“Open up! It’s the police!” It is the nightmare scenario. There are cops at your door. It sounds like they are going to break the door down, and they want in. What now?
Breathe. Today is going to be a bad day regardless of what you do. Accept that now. Your job now is just to not make your day any worse. If you already have an attorney, now is likely the time to get them on a call.
To open the door or not open the door
If this is a raid, the police will break down the door. If they say they are coming in, it is probably a raid. If they are waiting, it is likely a warrant or no warrant search. Ask if they have a warrant. If they do, it is usually a good idea to open the door because they are coming in regardless and door repairs and replacements are expensive.
If they do not have a warrant, you do not have to engage with the police or participate in their investigation. It is, generally, OK to say that you do not consent to a search, are invoking your right to remain silent and to not engage. However, keep in mind that the police do not always need a warrant to enter your home, depending on the situation. You will have to use your best judgment here to figure out what is the case.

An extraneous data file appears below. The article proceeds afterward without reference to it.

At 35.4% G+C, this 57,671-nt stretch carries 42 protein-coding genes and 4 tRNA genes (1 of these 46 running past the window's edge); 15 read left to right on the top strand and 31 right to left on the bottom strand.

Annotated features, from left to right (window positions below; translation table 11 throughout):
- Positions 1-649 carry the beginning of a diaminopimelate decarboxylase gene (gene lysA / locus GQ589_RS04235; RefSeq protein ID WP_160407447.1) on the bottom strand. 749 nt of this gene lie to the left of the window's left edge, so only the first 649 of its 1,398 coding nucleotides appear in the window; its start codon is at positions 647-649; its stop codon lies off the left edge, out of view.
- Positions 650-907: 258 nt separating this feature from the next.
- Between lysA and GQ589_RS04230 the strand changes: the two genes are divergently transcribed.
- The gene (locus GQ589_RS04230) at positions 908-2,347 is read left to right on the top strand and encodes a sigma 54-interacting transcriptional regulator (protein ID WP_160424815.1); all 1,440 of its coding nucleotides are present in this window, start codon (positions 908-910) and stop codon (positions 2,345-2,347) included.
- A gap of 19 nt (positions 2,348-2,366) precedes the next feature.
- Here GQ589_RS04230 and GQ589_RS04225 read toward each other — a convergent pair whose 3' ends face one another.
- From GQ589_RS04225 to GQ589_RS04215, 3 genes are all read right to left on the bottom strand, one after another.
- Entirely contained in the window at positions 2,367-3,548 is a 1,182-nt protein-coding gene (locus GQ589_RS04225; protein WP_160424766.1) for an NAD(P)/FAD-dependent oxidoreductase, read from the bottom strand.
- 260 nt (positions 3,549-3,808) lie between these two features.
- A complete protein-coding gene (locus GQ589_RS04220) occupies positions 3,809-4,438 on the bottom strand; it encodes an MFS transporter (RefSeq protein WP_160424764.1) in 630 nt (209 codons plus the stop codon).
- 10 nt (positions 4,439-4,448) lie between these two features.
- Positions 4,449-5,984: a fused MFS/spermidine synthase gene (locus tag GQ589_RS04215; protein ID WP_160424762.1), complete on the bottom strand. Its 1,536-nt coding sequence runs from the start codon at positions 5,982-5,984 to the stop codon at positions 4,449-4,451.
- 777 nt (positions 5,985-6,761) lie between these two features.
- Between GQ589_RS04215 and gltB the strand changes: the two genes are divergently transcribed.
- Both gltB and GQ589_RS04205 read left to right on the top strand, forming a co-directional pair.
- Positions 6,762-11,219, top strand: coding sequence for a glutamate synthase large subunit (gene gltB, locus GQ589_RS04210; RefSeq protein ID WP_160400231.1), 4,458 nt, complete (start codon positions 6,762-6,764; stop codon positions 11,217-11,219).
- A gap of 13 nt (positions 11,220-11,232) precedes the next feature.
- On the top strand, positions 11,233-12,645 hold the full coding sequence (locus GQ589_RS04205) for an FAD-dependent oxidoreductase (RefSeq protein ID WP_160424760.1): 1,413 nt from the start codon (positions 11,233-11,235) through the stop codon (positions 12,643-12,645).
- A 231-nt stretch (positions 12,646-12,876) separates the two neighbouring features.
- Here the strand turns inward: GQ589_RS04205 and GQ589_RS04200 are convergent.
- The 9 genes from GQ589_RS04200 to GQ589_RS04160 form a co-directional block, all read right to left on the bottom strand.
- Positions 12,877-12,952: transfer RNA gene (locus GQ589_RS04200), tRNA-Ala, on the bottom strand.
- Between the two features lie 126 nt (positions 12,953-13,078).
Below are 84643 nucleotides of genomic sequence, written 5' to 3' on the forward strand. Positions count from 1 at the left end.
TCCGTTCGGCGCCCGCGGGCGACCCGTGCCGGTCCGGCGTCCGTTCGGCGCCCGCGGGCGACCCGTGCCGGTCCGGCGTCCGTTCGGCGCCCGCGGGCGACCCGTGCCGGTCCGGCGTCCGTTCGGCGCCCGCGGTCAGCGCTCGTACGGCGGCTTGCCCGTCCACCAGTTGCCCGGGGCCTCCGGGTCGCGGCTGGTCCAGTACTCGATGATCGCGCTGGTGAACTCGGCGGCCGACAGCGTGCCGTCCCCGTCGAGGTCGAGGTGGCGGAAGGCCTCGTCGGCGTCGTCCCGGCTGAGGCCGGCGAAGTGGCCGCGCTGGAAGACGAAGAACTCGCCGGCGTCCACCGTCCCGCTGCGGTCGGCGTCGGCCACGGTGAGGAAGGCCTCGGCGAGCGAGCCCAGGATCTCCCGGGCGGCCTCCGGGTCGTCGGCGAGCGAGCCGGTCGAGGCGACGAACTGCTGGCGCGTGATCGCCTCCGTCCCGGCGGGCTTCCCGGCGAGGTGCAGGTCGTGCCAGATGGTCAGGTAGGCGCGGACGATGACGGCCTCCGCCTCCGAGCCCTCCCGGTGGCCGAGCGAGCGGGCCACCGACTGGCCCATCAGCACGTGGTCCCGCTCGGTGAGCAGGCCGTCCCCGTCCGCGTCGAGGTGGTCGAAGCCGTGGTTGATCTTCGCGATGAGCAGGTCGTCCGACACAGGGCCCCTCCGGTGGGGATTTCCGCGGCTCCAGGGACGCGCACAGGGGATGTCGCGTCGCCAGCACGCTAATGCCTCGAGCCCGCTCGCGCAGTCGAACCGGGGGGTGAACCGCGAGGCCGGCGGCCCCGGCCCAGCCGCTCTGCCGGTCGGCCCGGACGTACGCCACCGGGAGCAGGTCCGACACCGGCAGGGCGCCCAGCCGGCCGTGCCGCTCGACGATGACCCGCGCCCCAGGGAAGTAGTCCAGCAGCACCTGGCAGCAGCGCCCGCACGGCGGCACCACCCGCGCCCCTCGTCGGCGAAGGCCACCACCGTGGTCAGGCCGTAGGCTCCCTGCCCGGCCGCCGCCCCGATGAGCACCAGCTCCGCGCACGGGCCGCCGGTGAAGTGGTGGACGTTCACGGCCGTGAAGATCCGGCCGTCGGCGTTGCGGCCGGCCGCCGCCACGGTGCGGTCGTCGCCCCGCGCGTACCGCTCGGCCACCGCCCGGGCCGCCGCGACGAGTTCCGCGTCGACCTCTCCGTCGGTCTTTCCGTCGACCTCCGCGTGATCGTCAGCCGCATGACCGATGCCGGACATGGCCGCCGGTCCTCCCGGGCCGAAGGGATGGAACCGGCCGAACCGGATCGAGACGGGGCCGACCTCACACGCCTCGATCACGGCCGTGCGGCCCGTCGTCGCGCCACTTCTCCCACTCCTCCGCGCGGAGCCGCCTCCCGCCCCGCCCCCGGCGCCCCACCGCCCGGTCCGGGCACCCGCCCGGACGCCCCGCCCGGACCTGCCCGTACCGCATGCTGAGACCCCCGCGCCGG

Once they are in, they are in
Once the police breach your home, there is nothing you can do at that point. Still ask for a warrant, and make it clear you do not consent to the search. Check the warrant to make sure they are at the right house. Do not interfere with the search.
The police are going to ask you questions, remember, silence is golden, and whatever you say will be used against you.
You are in your West Palm Beach, Florida, home, and you have every right to record the police while they are in your home, even if they threaten you. Get as much information as you can, including what they do, what they destroy, officers’ names and badge numbers and keep a list of everything they take.